To the University community:
It is with a heavy heart and much sadness that I call upon our Cape Breton University community to join me in sending our condolences to the families affected by the tragic discovery of more than 200 Indigenous children buried on the grounds of a Residential School in British Columbia.
On May 28, 2021, the remains of 215 Indigenous children were discovered in a mass grave on the grounds of the Kamloops (Tk’emlups) Residential School. This devastating discovery resulted in a wave of grief and trauma that has swept through our nation. We must stand with the Secwépemc people, and all Indian Residential School survivors, their families and the rest of the Indigenous communities across our nation, as they process this tragic loss.
The Indian Residential Schools were operated by the Christian Churches and the federal Department of Indian Affairs from the 1870s until 1978. The last residential school operated by the Canadian government, Gordon Indian Residential School in Saskatchewan, was closed in 1996. There were 139 schools across Canada, and it is estimated that at least 150,000 First Nation, Metis, and Inuit children passed through that school system. The Truth and Reconciliation Commission (TRC), which began in 2008 and ended in 2015, provided those directly or indirectly affected by the legacy of the Indian Residential Schools system with an opportunity to share their stories and experiences. The TRC made 94 calls to action to help Canadians work toward a true and lasting reconciliation. Acknowledging the wrong policies and abuses of the past is a step in that direction.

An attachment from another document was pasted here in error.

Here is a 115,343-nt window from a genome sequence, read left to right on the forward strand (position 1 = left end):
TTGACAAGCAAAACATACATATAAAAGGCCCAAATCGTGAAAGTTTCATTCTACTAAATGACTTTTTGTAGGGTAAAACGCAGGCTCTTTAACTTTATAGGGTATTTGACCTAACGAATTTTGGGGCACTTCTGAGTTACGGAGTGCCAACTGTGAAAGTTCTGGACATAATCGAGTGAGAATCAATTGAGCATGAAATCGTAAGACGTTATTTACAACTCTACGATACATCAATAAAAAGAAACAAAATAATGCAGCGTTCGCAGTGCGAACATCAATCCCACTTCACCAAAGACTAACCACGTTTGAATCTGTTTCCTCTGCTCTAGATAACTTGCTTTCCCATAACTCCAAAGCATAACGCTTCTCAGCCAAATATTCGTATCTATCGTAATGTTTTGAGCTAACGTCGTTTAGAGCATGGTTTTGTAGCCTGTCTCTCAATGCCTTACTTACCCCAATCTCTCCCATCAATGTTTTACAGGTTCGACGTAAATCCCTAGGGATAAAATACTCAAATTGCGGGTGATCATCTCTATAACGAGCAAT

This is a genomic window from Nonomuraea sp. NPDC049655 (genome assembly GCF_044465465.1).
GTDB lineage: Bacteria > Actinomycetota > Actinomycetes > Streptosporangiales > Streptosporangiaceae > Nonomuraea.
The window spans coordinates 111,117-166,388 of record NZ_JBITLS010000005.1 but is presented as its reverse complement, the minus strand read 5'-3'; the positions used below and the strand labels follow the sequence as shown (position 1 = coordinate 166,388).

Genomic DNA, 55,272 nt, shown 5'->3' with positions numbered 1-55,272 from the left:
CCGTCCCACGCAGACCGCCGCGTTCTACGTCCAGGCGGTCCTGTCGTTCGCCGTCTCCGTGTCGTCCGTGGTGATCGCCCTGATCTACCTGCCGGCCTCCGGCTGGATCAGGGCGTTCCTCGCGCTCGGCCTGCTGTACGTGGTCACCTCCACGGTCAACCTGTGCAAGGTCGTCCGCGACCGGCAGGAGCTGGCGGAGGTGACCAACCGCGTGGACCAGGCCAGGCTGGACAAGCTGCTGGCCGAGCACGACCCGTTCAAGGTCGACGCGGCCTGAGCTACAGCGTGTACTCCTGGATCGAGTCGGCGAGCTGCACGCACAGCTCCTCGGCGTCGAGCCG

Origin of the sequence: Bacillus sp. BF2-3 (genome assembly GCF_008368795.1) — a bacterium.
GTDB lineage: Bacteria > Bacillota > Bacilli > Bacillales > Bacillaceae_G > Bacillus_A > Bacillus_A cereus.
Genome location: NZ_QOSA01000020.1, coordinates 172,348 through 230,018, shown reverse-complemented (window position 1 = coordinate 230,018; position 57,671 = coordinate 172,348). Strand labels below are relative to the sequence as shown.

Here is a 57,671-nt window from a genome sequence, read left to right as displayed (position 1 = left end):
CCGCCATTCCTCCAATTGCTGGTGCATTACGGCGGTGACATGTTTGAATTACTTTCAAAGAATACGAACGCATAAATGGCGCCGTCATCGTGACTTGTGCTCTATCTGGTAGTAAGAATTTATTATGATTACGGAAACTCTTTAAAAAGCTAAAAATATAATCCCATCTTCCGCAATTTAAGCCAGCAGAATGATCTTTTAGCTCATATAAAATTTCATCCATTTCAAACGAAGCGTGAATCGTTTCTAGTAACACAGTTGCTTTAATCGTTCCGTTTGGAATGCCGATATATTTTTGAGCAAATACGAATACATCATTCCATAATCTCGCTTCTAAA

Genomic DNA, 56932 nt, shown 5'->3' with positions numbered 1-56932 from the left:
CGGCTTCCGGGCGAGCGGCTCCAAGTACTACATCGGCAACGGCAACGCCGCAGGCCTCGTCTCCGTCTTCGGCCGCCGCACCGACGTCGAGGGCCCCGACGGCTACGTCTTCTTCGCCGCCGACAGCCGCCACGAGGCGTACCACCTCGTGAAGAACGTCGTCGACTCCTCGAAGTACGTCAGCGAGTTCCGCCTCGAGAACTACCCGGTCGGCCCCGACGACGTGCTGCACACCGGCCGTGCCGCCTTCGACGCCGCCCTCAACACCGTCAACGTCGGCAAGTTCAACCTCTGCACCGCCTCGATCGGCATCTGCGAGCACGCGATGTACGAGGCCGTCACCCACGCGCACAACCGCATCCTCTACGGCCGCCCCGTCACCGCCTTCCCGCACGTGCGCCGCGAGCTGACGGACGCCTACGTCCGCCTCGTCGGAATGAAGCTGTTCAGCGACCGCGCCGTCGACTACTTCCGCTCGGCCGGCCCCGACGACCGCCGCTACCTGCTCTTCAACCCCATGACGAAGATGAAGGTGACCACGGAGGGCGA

Over the coming days and weeks, I encourage you to observe and pay homage to the Indigenous people who were retraumatized by this tragic discovery and, in particular, to those who lost family members under these unimaginable circumstances. As you have seen over the last several days, gatherings and ceremonies by Indigenous peoples and supporters to honour the 215 children, are happening all across Canada and will continue over the next several weeks. The flags at CBU are flying at half-mast today and will until June 8 to honour the lives of the 215 children. Let us all stand together to comfort and support our fellow Canadians during these most challenging times.
Yours very truly,
David C. Dingwall
President & Vice-Chancellor